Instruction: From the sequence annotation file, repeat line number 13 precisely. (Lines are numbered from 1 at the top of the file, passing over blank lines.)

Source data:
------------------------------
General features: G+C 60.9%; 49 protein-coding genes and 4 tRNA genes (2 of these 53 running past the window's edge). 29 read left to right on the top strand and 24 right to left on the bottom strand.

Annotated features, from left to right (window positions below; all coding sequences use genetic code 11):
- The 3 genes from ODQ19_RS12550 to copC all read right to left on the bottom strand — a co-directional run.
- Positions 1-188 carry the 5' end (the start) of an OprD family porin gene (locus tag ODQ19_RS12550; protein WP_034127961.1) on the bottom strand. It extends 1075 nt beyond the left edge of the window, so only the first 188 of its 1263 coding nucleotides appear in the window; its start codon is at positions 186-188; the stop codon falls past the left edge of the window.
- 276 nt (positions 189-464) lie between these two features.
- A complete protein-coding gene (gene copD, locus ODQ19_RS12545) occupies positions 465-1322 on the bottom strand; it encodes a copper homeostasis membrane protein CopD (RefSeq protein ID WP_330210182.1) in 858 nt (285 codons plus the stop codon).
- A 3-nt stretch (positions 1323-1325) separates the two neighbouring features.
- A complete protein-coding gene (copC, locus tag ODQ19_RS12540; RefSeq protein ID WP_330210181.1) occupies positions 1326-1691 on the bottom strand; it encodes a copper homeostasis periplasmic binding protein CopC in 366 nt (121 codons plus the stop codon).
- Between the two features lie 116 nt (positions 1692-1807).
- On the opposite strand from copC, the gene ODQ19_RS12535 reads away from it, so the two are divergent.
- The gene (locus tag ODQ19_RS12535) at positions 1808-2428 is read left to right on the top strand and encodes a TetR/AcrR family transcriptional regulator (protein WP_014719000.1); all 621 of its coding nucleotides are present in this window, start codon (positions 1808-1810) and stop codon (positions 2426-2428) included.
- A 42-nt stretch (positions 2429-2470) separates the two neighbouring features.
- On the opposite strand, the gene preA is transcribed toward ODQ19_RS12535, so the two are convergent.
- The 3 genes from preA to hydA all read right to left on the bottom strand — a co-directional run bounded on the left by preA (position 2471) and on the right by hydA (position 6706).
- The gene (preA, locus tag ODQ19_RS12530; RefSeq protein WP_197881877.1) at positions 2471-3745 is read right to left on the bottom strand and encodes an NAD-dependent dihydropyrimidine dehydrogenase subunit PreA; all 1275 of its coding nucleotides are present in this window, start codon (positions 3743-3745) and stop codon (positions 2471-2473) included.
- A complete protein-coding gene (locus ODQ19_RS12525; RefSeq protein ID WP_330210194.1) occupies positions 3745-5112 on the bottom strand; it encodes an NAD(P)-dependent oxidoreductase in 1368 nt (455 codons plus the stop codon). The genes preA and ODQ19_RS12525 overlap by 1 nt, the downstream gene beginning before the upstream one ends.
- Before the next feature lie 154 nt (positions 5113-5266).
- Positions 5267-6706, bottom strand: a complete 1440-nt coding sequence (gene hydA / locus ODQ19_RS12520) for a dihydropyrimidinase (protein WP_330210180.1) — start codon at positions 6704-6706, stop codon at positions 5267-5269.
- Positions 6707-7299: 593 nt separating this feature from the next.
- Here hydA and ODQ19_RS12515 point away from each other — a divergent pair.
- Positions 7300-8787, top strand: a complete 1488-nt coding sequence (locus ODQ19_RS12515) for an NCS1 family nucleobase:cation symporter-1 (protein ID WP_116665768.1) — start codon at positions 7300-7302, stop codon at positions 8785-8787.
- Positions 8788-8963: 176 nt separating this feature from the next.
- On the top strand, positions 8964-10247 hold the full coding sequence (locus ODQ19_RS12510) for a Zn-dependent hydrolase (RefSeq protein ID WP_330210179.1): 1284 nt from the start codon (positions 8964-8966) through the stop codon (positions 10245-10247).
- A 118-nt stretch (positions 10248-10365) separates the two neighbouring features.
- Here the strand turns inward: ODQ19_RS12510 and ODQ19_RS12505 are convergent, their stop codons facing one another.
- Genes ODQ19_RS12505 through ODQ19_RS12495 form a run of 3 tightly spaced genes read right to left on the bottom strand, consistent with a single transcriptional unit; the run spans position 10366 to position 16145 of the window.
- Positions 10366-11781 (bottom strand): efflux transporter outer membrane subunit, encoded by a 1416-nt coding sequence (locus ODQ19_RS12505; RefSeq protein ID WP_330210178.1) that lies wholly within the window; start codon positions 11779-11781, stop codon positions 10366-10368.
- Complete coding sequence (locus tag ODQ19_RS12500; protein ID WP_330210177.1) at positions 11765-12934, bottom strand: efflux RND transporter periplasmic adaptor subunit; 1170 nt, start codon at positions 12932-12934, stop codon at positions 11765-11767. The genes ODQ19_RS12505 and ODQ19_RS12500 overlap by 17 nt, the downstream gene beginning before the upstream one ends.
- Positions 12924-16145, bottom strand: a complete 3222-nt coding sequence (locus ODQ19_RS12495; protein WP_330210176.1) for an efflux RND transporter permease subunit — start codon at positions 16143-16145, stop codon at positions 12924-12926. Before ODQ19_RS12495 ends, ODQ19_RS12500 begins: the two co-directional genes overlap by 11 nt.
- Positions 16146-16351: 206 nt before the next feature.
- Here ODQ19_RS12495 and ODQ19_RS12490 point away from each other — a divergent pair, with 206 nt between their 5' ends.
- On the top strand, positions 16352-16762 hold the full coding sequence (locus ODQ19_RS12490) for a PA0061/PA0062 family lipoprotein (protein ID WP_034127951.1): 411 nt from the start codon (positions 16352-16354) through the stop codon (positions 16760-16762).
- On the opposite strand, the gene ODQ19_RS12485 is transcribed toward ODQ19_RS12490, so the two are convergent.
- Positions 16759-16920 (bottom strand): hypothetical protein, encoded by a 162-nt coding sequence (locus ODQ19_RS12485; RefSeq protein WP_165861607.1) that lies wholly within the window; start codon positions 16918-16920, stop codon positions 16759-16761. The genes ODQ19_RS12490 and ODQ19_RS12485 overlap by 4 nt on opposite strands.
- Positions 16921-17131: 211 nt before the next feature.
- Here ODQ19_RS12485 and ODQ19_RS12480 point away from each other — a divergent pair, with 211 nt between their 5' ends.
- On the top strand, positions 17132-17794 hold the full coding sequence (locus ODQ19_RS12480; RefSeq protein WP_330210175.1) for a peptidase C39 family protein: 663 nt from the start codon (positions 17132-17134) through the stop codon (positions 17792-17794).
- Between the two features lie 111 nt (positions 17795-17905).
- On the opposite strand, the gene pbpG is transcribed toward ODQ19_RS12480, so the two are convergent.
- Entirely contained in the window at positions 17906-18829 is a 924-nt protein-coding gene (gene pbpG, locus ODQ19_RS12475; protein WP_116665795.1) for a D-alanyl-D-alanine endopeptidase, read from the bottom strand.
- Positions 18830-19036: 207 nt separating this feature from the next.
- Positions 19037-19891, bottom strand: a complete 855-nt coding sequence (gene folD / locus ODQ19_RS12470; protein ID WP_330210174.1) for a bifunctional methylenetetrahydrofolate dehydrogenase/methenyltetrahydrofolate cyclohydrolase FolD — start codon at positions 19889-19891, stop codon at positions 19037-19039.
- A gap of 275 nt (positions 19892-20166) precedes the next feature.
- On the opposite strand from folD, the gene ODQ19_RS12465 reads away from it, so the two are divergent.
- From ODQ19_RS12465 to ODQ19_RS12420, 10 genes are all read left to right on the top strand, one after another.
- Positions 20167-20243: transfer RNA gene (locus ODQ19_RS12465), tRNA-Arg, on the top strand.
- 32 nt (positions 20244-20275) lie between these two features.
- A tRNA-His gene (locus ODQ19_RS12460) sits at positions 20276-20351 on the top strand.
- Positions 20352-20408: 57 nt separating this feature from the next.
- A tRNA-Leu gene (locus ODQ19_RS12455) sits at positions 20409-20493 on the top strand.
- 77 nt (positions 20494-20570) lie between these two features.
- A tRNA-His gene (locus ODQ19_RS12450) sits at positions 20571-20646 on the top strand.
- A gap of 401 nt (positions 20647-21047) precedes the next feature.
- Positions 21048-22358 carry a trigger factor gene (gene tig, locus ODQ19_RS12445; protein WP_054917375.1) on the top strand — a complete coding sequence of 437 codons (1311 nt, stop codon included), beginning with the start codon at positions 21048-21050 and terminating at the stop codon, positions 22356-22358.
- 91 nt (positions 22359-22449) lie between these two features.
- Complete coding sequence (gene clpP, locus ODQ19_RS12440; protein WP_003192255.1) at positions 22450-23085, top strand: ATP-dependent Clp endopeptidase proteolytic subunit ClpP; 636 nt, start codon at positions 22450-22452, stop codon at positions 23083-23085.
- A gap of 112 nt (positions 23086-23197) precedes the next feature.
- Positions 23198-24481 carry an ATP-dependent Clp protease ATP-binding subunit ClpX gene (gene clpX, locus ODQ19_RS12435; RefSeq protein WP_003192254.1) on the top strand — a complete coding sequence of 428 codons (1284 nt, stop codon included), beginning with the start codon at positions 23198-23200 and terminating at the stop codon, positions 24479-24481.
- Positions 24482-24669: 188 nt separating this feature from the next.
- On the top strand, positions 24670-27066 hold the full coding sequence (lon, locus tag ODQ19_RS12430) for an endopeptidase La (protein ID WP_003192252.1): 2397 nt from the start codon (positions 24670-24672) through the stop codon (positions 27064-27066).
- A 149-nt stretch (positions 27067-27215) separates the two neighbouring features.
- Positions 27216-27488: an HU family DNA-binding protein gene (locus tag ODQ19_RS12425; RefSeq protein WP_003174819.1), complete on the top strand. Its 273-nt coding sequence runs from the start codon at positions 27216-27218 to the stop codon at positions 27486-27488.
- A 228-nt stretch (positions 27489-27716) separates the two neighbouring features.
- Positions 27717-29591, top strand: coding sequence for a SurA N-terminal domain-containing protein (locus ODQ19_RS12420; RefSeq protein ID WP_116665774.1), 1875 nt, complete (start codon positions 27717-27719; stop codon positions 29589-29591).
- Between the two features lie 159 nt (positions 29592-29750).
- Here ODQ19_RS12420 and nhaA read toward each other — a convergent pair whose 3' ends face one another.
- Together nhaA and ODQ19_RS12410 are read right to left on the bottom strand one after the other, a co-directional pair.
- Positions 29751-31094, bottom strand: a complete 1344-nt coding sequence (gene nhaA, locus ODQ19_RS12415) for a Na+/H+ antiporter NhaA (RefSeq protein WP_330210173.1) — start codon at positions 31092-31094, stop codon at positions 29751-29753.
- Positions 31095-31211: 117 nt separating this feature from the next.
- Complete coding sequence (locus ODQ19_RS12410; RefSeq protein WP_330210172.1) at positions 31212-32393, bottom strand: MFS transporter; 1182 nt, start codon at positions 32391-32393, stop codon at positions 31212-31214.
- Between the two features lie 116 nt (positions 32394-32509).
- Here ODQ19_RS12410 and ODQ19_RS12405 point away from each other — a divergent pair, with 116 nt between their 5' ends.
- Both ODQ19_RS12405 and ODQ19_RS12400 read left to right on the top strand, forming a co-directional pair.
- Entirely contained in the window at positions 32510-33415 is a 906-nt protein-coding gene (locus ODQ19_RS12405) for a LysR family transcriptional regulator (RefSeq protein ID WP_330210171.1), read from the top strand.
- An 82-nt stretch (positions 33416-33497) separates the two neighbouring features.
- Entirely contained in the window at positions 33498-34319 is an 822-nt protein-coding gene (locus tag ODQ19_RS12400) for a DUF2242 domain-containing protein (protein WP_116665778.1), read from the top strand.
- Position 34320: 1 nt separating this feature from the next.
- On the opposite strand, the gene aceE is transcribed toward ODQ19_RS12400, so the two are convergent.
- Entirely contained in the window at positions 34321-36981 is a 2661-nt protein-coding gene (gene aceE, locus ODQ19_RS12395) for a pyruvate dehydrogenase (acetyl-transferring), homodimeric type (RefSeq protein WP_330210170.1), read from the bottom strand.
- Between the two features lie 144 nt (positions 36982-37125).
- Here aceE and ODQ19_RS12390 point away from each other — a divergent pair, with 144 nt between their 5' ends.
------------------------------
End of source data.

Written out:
- On the opposite strand, the gene preA is transcribed toward ODQ19_RS12535, so the two are convergent.